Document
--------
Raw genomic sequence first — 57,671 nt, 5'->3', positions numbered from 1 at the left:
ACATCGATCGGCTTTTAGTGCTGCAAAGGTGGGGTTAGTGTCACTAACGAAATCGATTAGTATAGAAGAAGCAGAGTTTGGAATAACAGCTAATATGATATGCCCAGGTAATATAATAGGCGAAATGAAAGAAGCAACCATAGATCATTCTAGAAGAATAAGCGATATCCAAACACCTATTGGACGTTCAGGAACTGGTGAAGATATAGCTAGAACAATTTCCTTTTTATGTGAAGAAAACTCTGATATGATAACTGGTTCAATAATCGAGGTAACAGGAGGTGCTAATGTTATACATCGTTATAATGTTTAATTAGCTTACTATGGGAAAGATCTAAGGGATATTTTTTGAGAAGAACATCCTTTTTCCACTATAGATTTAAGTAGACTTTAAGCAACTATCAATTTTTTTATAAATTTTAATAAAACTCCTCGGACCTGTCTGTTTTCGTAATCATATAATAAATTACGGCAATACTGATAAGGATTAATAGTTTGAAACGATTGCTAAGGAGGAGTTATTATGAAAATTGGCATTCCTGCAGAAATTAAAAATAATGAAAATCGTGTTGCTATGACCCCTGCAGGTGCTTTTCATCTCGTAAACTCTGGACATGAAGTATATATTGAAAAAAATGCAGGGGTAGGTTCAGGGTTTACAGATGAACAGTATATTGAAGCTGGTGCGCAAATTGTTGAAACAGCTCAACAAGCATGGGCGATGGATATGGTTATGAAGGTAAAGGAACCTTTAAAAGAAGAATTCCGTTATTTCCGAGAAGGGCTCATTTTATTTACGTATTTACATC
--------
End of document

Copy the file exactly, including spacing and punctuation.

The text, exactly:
Raw genomic sequence first — 57,671 nt, 5'->3', positions numbered from 1 at the left:
ACATCGATCGGCTTTTAGTGCTGCAAAGGTGGGGTTAGTGTCACTAACGAAATCGATTAGTATAGAAGAAGCAGAGTTTGGAATAACAGCTAATATGATATGCCCAGGTAATATAATAGGCGAAATGAAAGAAGCAACCATAGATCATTCTAGAAGAATAAGCGATATCCAAACACCTATTGGACGTTCAGGAACTGGTGAAGATATAGCTAGAACAATTTCCTTTTTATGTGAAGAAAACTCTGATATGATAACTGGTTCAATAATCGAGGTAACAGGAGGTGCTAATGTTATACATCGTTATAATGTTTAATTAGCTTACTATGGGAAAGATCTAAGGGATATTTTTTGAGAAGAACATCCTTTTTCCACTATAGATTTAAGTAGACTTTAAGCAACTATCAATTTTTTTATAAATTTTAATAAAACTCCTCGGACCTGTCTGTTTTCGTAATCATATAATAAATTACGGCAATACTGATAAGGATTAATAGTTTGAAACGATTGCTAAGGAGGAGTTATTATGAAAATTGGCATTCCTGCAGAAATTAAAAATAATGAAAATCGTGTTGCTATGACCCCTGCAGGTGCTTTTCATCTCGTAAACTCTGGACATGAAGTATATATTGAAAAAAATGCAGGGGTAGGTTCAGGGTTTACAGATGAACAGTATATTGAAGCTGGTGCGCAAATTGTTGAAACAGCTCAACAAGCATGGGCGATGGATATGGTTATGAAGGTAAAGGAACCTTTAAAAGAAGAATTCCGTTATTTCCGAGAAGGGCTCATTTTATTTACGTATTTACATC